Habit-tic deformity

From WikiProjectMed
Jump to navigation Jump to search
Habit-tic deformity
Other names: Onychotillomania
Median canaliform nail dystrophy (DermNet NZ median).jpg
SymptomsHorizontal ridges on the nail, most commonly thumbnails; Damage to/absence of cuticle; Broken skin around affected nail[1]
Diagnostic methodAppearance[1]
PreventionAvoid repeated trauma[1]

Habit-tic deformity is a nail abnormality, appearing as a longitudinal central depression crossed by multiple parallel ridges.[2] It most frequently affects the nail of a thumb.[1] It is sometimes described a "fir-tree" pattern.[3] The cuticle is often absent and the lunula may be thick.[1]

It is caused by trauma to the nail.[4]

Signs and symptoms

Habit-tic deformity is recognizable for its horizontal ridges that create a "fir-tree" shape.[3] Discoloration along the affected area of the nail is also common. The condition is not to be confused with median nail dystrophy, a similar but rarer condition which additionally includes a canal-like vertical ridge.[3][5] The deformity is most commonly seen on the thumbs, but is also less commonly seen on other nails.[3]


Habit-tic deformity is caused by long-term external trauma to the nail matrix as a result of skin-picking around the affected nail. The underlying cause is habitual skin picking as a body-focused repetitive behavior which often worsens during times of stress, boredom, or inactivity.[4][6] In the past, habit-tic deformity has been linked to anxiety, tic disorder, and obsessive-compulsive disorder.[7] However, there is no preceding anxiety and subsequent relief felt by an individual after picking, differentiating it from compulsions associated with OCD.[citation needed]


Cessation of trauma to the nail is an effective treatment for habit-tic deformity. Several methods have been shown to be effective, including the application of cyanoacrylate adhesive to form an artificial cuticle and promote nail root growth, as well as wearing bandages or tape to prevent picking.[4][3]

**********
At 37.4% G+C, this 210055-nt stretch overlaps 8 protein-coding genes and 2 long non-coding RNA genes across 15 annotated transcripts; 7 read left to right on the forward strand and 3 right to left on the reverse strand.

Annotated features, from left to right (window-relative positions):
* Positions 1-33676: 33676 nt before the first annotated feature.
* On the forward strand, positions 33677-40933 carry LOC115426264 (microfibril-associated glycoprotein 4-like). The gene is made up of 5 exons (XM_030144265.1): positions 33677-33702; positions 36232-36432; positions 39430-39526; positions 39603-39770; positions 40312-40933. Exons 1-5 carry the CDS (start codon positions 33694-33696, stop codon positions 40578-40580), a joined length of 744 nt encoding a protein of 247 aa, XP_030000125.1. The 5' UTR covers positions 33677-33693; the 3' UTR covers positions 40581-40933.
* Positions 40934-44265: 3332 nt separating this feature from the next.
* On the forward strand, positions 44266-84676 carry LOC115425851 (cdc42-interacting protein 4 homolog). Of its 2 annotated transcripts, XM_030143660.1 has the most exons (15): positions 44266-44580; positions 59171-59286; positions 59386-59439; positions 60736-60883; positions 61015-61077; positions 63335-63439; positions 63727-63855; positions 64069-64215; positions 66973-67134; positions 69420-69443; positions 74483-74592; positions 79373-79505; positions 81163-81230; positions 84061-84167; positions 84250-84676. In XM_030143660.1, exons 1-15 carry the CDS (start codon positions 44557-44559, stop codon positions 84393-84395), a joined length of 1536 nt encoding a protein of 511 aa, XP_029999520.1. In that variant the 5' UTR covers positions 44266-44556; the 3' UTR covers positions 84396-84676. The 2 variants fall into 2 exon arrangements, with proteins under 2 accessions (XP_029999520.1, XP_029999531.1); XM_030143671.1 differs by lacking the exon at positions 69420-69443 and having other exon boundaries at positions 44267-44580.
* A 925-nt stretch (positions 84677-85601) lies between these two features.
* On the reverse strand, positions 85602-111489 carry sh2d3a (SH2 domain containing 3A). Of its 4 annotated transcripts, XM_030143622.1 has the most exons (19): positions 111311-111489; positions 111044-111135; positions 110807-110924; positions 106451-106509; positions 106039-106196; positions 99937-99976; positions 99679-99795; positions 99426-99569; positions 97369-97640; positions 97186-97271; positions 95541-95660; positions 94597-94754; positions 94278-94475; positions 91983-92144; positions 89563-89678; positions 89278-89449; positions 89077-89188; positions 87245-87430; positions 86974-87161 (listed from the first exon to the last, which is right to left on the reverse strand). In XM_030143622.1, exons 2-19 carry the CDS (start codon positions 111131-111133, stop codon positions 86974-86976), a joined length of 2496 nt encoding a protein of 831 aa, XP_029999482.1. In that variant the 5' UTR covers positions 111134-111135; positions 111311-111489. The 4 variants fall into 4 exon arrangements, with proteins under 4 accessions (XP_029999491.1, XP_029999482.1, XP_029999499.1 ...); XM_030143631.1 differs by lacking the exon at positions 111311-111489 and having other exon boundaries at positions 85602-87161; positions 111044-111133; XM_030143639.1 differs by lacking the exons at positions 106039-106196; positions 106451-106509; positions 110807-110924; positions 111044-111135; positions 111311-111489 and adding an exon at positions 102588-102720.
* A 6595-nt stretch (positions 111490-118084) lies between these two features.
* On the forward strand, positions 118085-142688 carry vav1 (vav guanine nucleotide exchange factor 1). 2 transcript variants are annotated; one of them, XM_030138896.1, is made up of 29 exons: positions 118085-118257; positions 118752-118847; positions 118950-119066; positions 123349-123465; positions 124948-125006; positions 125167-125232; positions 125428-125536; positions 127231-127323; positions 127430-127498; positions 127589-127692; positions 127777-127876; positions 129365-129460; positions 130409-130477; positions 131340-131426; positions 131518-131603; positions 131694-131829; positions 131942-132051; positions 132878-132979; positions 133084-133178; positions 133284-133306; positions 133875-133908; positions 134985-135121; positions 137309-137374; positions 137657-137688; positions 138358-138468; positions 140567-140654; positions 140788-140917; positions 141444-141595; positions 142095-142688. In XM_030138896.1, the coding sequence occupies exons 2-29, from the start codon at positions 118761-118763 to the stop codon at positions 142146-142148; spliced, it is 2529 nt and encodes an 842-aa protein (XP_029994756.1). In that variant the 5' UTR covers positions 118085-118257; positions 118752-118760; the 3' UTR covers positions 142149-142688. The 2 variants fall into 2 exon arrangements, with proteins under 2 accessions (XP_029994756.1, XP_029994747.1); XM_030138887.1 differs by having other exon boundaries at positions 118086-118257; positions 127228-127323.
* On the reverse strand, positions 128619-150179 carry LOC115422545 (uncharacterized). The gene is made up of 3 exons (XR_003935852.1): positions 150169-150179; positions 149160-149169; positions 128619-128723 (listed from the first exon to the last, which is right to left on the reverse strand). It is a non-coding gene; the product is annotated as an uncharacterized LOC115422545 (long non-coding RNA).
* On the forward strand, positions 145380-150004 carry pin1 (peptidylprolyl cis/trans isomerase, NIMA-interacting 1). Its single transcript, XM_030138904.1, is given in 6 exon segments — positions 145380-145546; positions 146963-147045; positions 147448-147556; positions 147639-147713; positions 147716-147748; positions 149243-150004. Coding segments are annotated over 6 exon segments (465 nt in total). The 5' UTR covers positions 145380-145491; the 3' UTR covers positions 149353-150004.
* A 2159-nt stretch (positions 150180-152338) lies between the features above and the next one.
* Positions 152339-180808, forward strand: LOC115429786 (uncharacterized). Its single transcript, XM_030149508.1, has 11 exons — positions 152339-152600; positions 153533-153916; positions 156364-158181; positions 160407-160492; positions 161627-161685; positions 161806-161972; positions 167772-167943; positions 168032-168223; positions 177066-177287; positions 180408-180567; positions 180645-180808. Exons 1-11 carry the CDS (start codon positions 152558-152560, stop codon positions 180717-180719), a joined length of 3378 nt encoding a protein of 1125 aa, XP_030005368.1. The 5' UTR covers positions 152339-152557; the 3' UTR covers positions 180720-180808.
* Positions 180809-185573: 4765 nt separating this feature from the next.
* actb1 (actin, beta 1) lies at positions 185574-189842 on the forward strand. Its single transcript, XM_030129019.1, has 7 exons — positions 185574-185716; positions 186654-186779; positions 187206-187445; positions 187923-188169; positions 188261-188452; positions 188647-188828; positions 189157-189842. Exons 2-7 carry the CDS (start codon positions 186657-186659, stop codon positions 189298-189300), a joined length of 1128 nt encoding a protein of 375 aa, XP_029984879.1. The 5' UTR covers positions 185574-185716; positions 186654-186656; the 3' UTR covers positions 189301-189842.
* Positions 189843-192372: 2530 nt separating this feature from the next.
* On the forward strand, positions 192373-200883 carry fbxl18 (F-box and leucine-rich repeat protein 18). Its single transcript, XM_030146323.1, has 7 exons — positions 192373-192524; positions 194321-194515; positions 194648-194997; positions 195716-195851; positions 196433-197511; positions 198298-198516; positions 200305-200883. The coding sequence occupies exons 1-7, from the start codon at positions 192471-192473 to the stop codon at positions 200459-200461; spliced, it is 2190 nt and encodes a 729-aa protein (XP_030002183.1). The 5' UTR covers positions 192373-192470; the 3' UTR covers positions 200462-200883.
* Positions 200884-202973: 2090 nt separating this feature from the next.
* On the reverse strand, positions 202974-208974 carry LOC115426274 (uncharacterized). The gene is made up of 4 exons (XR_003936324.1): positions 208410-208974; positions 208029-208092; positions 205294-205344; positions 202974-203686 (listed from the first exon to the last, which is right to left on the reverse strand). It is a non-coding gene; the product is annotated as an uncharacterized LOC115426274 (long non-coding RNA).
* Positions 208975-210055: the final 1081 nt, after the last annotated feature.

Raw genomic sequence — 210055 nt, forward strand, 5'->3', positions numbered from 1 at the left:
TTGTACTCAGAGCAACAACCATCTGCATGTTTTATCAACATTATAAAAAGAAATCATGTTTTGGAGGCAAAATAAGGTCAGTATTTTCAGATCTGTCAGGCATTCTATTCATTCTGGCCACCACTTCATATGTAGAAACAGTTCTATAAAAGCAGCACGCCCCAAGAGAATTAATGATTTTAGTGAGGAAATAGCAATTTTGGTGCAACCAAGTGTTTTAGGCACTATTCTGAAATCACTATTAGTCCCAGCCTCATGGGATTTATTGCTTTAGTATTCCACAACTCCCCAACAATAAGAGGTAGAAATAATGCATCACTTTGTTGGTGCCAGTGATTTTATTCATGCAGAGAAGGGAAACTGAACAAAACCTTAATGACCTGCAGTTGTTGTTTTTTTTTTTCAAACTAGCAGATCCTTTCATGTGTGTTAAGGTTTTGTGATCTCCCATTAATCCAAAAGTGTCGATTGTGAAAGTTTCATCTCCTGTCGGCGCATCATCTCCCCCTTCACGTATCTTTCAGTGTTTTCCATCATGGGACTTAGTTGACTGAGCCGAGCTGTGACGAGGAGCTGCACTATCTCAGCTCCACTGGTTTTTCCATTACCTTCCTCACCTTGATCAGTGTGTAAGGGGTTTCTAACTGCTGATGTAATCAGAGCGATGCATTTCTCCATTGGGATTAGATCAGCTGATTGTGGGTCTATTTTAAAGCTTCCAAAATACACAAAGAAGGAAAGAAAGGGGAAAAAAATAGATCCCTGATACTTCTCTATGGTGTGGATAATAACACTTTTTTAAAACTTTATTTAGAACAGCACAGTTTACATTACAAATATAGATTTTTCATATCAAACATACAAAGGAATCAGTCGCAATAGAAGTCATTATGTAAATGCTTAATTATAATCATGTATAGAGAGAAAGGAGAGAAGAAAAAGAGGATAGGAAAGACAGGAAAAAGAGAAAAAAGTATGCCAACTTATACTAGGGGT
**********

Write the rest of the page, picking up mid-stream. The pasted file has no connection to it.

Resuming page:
1. 1.0 1.1 1.2 1.3 1.4 1.5 1.6 Sloan, Brett; Muzumdar, Sonal (2022). "15. Conditions that frequently affect a single nail". In Waldman, Reid A.; Grant-Kels, Jane M. (eds.). Dermatology for the Primary Care Provider. Philadelphia: Elsevier. pp. 272–273. ISBN 978-0-323-71236-1. Archived from the original on 2023-07-30. Retrieved 2023-07-28.
  2. Saavedra, Arturo; Roh, Ellen K.; Mikailov, Anar (2023). "32.Disorders of the nail apparatus". Fitzpatrick's Color Atlas and Synopsis of Clinical Dermatology (9th ed.). New York: McGraw Hill Professional. pp. 849–872. ISBN 978-1-264-27801-5. Archived from the original on 2023-12-31. Retrieved 2024-01-18.
  3. 3.0 3.1 3.2 3.3 3.4 Perrin, Andrew J.; Lam, Joseph M. (18 March 2014). "Habit-tic deformity". CMAJ. 186 (5): 371. doi:10.1503/cmaj.121942. ISSN 0820-3946. PMC 3956568. PMID 24043663.
  4. 4.0 4.1 4.2 "Habit Tic Nail Deformity - American Osteopathic College of Dermatology (AOCD)". www.aocd.org. Archived from the original on 2020-02-17. Retrieved 2020-02-17.
  5. Pathania, Vikas (2016). "Median Canaliform Dystrophy of Heller occurring on thumb and great toe nails". Medical Journal, Armed Forces India. 72 (2): 178–179. doi:10.1016/j.mjafi.2015.06.020. ISSN 0377-1237. PMC 4878880. PMID 27257330.
  6. "Body-Focused Repetitive Behaviors (BFRBs) | Anxiety and Depression Association of America, ADAA". adaa.org. Archived from the original on 2020-04-01. Retrieved 2020-02-17.
  7. Meffert, Jeffrey J. (1998-11-01). "All Thumbs". American Family Physician. 58 (7): 1647. ISSN 0002-838X. Archived from the original on 2021-05-07. Retrieved 2021-12-28.